British artist Bruce Munro is best known for immersive large-scale light-based installations inspired largely by his interest in shared human experience. Recording ideas and images in sketchbooks has been his practice for over 30 years. By this means he has captured his responses to stimuli such as music, literature, science, and the world around him for reference, reflection, and subject matter. This tendency has been combined with a liking for components and an inventive urge for reuse, coupled with career training in manufacture of light. As a result, Bruce produces both monumental temporary experiential artworks as well as intimate story-pieces.
The artist’s work has been widely exhibited, including by the Guggenheim Museum, NY, Waddesdon Manor for the Rothschild Collection, UK, Longwood Gardens, PA, and Texas Tech University. His art is held in the collections of museums and botanical gardens internationally, including the Ashmolean Museum, Oxford, UK. His massive “Field of Light” installation will be on display at Uluru in Australia’s Northern Territory up till 2020.
Here, Bruce talks about daydreaming, his approach to work, and the big project he would love to realise sometime in the future…
I was reading your “Chronology” and there was a sentence that really spoke out loud to me: “As a youngster, Munro found himself often in trouble for daydreaming.” In conversational English, the word carries a very negative meaning. Daydreaming is always the distraction from the problem on the blackboard and the exam paper on the table. But I don’t look at it in such a reductive way.
I consider mindwandering a very powerful practice and have strategically incorporated it into my daily morning routine; it comes after meditation and before journalling. The American psychologist Jerome L. Singer considered daydreaming one of the highest of human capacities—as it allows one to transcend space and time. Also, T. E. Lawrence said: “All men dream: but not equally. Those who dream by night in the dusty recesses of their minds wake in the day to find that it was vanity: but the dreamers of the day are dangerous men, for they may act their dreams with open eyes, to make it possible.” I quite go with that.
Given my interest in daydreaming, I’d like to begin with its role in your life and career. When you were small, what did you daydream about—how did it direct your course and manifest later?
As a child, the borders between fact and fiction were less defined. I do not remember specific daydreams but I genuinely thought anything was possible. I think that this is the case for most children. I only became conscious of daydreaming when a piece of chalk whizzed past my ear during a lesson. After that, I learned to fake attentiveness. Daydreaming became my great escape from a boring teaching. Fortunately, I had great parents who encouraged me to make the most of my childhood. At art school, I discovered that daydreaming was a natural creative process where disparate thoughts sometimes danced. In my twenties, I went through a stage of recording dreams but from thirty onwards, I decided to just let it happen and not force things. I have been an advocate of the practice ever since.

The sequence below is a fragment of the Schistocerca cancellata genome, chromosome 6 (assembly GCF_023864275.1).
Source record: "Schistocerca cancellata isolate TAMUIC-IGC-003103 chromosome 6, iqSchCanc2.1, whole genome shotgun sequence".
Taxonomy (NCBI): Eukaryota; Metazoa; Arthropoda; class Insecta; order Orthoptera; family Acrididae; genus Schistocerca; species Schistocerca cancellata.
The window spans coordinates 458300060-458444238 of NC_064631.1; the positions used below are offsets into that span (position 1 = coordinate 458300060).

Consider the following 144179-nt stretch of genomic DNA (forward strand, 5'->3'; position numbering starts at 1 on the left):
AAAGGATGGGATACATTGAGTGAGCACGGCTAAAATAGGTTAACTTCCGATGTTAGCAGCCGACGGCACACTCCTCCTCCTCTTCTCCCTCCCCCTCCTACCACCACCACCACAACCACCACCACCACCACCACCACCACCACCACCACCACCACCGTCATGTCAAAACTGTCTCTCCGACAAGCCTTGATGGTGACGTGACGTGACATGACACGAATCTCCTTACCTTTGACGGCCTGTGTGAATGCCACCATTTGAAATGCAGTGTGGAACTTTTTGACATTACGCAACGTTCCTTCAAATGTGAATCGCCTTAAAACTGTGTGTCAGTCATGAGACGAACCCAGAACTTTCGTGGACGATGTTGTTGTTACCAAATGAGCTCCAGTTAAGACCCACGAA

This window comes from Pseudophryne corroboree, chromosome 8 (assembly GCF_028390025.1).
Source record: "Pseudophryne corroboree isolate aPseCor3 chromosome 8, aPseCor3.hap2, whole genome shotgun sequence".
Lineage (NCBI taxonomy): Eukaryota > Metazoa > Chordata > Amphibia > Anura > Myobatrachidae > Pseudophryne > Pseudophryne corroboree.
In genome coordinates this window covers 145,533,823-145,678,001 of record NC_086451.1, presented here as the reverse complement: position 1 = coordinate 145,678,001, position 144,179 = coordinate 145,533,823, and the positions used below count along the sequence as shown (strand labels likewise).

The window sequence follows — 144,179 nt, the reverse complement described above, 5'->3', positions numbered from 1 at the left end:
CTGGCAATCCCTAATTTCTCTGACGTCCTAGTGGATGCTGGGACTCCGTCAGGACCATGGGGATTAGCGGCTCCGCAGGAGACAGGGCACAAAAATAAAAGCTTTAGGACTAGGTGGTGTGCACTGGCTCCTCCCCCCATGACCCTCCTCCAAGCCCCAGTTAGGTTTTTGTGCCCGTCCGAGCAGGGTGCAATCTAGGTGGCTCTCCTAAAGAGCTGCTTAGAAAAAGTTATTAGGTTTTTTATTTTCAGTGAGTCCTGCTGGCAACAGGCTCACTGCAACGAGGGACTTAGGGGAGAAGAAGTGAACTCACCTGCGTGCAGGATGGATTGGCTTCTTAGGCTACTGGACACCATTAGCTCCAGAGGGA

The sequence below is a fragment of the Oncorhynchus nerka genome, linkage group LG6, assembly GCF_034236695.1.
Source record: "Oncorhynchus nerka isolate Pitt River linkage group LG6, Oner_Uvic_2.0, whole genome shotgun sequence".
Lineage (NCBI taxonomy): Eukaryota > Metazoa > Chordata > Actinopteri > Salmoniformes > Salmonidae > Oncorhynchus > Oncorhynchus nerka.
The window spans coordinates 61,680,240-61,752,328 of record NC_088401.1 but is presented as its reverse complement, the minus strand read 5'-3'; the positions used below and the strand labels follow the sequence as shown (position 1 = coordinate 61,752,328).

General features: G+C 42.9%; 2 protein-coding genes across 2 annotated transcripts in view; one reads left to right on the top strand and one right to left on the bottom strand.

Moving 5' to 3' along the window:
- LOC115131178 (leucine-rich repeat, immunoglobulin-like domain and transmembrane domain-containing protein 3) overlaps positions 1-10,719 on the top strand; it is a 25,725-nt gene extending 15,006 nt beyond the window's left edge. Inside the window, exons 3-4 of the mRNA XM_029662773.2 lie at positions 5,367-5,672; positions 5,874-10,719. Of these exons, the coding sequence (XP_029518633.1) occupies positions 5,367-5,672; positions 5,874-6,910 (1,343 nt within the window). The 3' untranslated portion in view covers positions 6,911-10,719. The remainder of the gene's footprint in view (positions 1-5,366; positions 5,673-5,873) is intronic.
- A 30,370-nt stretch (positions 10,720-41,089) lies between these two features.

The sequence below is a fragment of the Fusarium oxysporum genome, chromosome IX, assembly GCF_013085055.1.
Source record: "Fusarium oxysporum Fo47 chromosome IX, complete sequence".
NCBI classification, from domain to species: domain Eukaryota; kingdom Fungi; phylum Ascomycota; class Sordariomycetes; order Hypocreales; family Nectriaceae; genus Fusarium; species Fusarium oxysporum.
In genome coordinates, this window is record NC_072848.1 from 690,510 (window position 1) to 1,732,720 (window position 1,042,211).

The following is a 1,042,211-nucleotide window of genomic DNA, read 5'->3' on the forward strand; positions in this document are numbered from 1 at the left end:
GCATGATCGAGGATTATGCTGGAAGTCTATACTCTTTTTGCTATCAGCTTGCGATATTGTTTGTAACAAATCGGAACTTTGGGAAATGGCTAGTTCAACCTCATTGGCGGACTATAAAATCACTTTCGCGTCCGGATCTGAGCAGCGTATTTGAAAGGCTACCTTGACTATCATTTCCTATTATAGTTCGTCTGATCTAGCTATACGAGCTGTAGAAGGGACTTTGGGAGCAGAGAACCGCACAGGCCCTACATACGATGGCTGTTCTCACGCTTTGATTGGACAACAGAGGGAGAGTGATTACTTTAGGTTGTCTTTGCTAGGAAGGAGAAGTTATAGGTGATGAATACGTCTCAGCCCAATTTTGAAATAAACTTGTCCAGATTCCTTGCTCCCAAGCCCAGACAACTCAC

You’re into our shared human experience and connectedness—and somehow these principles are very well depicted in CD Sea. Why CDs? Why the sea? And how did you collect the raw material…from all over the world?
I was living in Paddington, Sydney and used to visit Nielsen Park (a harbour beach). One Sunday, I was sitting by the water’s edge, feeling a bit down in the dumps and thinking of my father who lived in Salcombe, South Devon, UK. I remember just sitting and staring (daydreaming) at this sparkling sea for hours. I became conscious that my state of mind had morphed into a feeling of well being. I jotted this down in my sketch book and forgot about it.
Over the years, I became conscious that the natural world really generated peace of mind. Soon after my father died (1999), I decided that I would like to start making Art again. I wanted to make work that conveyed the feelings the natural world had evoked. I was certain that everyone shared the same kind of experiences and thought this was worthy subject matter for a pursuit that is often self-indulgent. To capture the essence of the blissful contemplation at Nielsen Park all those years ago, I decided to create an inland faux Sea in our field at home. I had a simple idea, and loved the dazzling light effects of sequins. I rationalised that a CD/DVD is a just big sequin! We collected CDs and DVDs from recycling companies, and also placed a series of advertisements in magazines. It took a year to amass enough to cover our field (600,000). The finished piece shone like a sea and most importantly inspired lovely memories of my father.
“Literature” is also a source of inspiration to you. Do you have works particularly inspired by any epics, mythology, legends or even contemporary writing (I did see Narnia, anything other than that)?
Words evoke feelings of how it is to be alive and sometimes I like to incorporate them into a work as both inspiration and homage. In recent years, I have been experimenting with Morse Code to convey words (and equations). I have approached this in several ways; firstly as semaphore; flashing sequences of light and secondly as dots and dashes.
Herman Hesse, Lyall Watson, Rudyard Kipling and C S Lewis and many other writers and scientists inspire me. My one regret is that my brain is a bit of a sieve and I struggle to retain information…perhaps this is why I make art as it helps me to remember some of the beautiful observations of others.
I like how you use things like plastic, steel, optical fibre–stuff that is manufactured, “artificial”—and fix or place them in fields and ponds. It never looks odd or jarring. The natural and the man-made come together very harmoniously in your art. I like how they are not held in competition. Where is this approach coming from?